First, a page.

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Charles Dickens Quest Quote – The March Choice

“It was one of those March days when the sun shines hot and the wind blows cold: when it is summer in the light, and winter in the shade.” – Charles Dickens This reminds me of being a kid and curling up in those warm spots in the sun amongst dry, old leaves. Then walking home on the shadow side of a hill and picking my way across old snow. The same day, two very different experiences – summer and winter all in one. Today is like that for you and me. Which one will we choose – appreciation or complaint?

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Amygdala or Neocortex? Fear or Love? Which Path is the First Intelligence Taking?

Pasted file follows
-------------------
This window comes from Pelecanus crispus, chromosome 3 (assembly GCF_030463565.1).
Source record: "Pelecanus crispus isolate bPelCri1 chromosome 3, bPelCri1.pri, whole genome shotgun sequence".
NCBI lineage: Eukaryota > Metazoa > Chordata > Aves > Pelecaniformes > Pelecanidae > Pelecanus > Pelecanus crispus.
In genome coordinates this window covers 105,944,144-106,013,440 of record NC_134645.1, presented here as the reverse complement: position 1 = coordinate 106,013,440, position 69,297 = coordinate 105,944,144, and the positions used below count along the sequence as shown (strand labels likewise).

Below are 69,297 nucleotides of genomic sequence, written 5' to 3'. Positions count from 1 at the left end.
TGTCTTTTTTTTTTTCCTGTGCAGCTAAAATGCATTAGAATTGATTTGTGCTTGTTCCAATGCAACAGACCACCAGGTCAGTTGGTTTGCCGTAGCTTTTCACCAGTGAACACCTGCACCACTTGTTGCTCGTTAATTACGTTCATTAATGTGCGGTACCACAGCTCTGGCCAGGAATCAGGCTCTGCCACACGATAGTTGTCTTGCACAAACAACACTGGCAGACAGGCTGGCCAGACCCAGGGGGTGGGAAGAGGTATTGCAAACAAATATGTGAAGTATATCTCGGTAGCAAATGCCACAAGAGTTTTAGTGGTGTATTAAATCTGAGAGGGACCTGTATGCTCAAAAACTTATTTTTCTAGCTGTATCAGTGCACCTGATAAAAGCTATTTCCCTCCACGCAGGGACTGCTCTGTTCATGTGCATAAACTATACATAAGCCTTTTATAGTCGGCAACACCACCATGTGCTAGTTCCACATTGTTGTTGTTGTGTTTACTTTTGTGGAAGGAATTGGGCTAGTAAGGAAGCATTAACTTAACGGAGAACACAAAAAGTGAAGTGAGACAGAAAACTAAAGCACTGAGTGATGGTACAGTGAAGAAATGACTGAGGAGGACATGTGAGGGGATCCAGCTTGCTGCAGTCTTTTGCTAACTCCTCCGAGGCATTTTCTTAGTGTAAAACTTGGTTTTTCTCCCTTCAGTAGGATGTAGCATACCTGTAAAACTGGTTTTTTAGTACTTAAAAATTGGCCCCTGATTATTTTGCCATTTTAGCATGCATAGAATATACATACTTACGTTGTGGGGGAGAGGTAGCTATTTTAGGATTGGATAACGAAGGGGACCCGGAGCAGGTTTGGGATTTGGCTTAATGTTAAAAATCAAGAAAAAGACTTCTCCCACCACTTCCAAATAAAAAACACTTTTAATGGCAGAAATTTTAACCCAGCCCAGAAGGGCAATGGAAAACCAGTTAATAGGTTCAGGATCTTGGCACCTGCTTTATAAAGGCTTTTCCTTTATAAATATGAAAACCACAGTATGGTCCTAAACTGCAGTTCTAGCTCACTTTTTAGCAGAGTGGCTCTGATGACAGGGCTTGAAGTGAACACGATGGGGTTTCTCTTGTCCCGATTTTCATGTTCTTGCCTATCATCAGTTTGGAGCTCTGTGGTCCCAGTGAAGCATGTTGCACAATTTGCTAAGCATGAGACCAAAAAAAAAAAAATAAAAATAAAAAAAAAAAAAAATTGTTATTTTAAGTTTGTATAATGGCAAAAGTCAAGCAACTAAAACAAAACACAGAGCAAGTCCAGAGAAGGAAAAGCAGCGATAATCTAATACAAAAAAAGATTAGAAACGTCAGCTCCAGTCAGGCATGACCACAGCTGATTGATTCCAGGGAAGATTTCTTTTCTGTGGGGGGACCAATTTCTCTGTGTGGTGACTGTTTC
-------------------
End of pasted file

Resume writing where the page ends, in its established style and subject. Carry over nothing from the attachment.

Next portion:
The first intelligence is, according to the Persian poet Rumi, the “one acquired, as a child in school memorizes facts and concepts from books and from what the teacher says…you stroll with this intelligence in and out of fields of knowledge.” As with so many potentially helpful things, how you use it is more important than what you use it for. By how I mean: what’s the intent behind it? Here’s an example from when I was preparing to travel in Costa Rica. There was an element of fear and anxiety as I attempted to cram Spanish in, hoping to stay safe by preparing more fully. The how here is from fear. The amygdala in my brain was in charge, working hard to stay safe and avert potential disaster. This is fear-based first intelligence. It’s a sad place to be – we’ll never prepare enough to satisfy the amygdala. We’re not ever going to be perfect enough. The day after I landed I had a four bus ride to get to Cahuita, on the coast. I listened to Spanish lessons for several hours of that ride, dreamily staring out of the window as fresh and new landscape unfolded. I was relaxed, my amygdala was relaxed – it knew I was safe for a few hours. My neocortex perked up, the part of my brain that is interested in happiness and connection. It was excited to learn Spanish! And it didn’t care what kind of progress was made, it just felt like exploring. That’s love of something showing up. The same Spanish lessons, two very different internal environments, two very different first intelligence experiences. Fear or love – two different paths through the same territory. I’ll take love!     Explore this idea more fully in Quixote Consulting’s team building and team development activities: Emotional Intelligence Works – EQ is twice as important in contributing to excellence as IQ and expertise combined. Learn how to effectively manage your emotions and those around you for sustained success.